The Tokyo Olympics justify the FIH’s special treatment of Indian hockey

In 2013, after this sport narrowly escaped Olympic-sized buckles, the desperate International Hockey Federation (FIH) immediately turned to India for help – and for help.

Eight years later, they are both smiling – for India, the performances of the men’s and women’s national teams at the Tokyo Olympics could be a springboard for future success; for the FIH it could potentially be a financial milestone, or so they hope. And hockey, which was nearly knocked out of the Tokyo Olympics, may have secured its place at the upcoming Games.

“Much more attention is being paid to hockey in India now. And that’s good for international hockey, good for the FIH, “said Thierry Weil, executive director of the world body.

Back in 2013, the mood in India and the world was not so optimistic. In February of that year, six months after the London Games, the International Olympic Committee (IOC) reviewed all 26 sports in its then program based on 39 criteria including popularity, TV ratings and ticket sales. The purpose of the exercise was to kick out the sports that were the worst at these points from the Tokyo Olympics. Hockey almost survived that test.

In an instant, Leandro Negre, a Spanish hockey Olympian who was president of the FIH at the time, looked at India. “India is very important for keeping world hockey alive,” Negre said a day after the 2013 IOC vote.

But Indian hockey itself was dormant and slipped into oblivion during that period – the team finished 12th out of 12 teams in London, and was ranked so low that it could not pass for some international competitions.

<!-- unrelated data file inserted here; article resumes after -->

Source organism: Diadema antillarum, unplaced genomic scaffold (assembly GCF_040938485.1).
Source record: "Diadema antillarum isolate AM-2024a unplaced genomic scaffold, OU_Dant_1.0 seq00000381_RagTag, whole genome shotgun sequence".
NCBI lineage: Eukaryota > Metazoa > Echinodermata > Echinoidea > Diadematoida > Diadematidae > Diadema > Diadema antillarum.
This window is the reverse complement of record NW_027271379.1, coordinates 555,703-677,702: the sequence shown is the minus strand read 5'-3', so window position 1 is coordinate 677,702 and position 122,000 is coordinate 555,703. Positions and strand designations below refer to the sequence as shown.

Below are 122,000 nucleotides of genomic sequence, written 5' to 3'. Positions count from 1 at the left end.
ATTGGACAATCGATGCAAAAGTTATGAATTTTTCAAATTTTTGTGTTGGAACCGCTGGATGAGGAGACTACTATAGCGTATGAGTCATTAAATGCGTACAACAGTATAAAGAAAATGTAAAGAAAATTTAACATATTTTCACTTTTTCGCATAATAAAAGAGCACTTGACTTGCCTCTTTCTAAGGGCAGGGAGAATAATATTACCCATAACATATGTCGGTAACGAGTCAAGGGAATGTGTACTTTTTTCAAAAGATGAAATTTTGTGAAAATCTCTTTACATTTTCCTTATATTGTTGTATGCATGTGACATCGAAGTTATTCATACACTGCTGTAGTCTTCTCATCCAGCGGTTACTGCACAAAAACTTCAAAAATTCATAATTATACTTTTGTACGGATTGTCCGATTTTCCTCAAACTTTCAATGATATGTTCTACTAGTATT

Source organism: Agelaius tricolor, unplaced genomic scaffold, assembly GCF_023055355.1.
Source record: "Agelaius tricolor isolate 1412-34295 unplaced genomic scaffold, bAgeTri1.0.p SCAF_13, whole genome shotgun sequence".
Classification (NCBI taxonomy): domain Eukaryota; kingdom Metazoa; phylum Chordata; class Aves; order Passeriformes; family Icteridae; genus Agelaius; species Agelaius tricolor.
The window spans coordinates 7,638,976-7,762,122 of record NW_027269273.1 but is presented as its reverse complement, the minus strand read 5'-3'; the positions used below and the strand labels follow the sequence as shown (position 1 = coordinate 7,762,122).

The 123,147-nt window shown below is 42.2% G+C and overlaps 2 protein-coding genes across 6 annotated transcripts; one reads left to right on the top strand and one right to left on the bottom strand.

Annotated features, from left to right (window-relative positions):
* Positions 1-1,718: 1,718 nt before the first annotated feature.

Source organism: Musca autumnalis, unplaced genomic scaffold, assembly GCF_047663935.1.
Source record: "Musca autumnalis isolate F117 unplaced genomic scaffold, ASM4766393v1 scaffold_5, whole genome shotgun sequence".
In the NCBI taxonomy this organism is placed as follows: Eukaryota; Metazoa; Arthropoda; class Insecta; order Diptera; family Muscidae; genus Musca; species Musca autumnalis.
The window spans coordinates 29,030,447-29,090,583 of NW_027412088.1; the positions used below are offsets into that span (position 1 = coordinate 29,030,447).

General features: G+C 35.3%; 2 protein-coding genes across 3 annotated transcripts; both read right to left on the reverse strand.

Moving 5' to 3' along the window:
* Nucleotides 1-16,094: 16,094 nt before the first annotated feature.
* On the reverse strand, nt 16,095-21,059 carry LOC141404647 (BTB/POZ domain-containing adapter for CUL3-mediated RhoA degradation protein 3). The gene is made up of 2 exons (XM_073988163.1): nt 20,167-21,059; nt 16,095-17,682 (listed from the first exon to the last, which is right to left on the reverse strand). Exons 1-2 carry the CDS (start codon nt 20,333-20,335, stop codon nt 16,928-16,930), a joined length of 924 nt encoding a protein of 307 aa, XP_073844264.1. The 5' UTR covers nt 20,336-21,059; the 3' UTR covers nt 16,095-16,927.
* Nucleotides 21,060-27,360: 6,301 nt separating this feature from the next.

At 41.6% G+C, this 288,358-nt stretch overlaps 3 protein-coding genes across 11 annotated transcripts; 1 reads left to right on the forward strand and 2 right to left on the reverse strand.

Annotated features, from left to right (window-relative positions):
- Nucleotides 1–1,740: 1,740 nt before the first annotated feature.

The FIH without money and India struggling got into what was considered a marriage of convenience. Smelling the commercial potential, FIH has taken a step that is rare in any international sport: it organizes one big tournament in one country every year. Not only that, the rules have been changed in some cases to allow India to adapt to important international tournaments.

This way India got a chance to play with the world’s best teams every year, something they craved. The team progressed from year to year, winning the 2016 World Junior Championships, and some of the players from that team became the heroes of the team that won bronze in Tokyo.

In the meeting room

As India’s performance improved, so did its impact on the administrative and commercial side. Today, half of the FIH sponsors are Indian companies, and the president is also from India – Narinder Batra. But despite the fact that the Indian national hockey team has progressed rapidly, it has been difficult for the world organization to increase its revenue. In January this year, it was announced that the FIH made a loss of $ 715,000 in 2019.

Weil hopes the performances of Indian teams will help them “sign one or two commercial contracts”.

“(With) increasing the attractiveness of hockey in India, I’m sure we’ll have more talks with companies about sponsorship,” says Weil, former FIFA marketing director.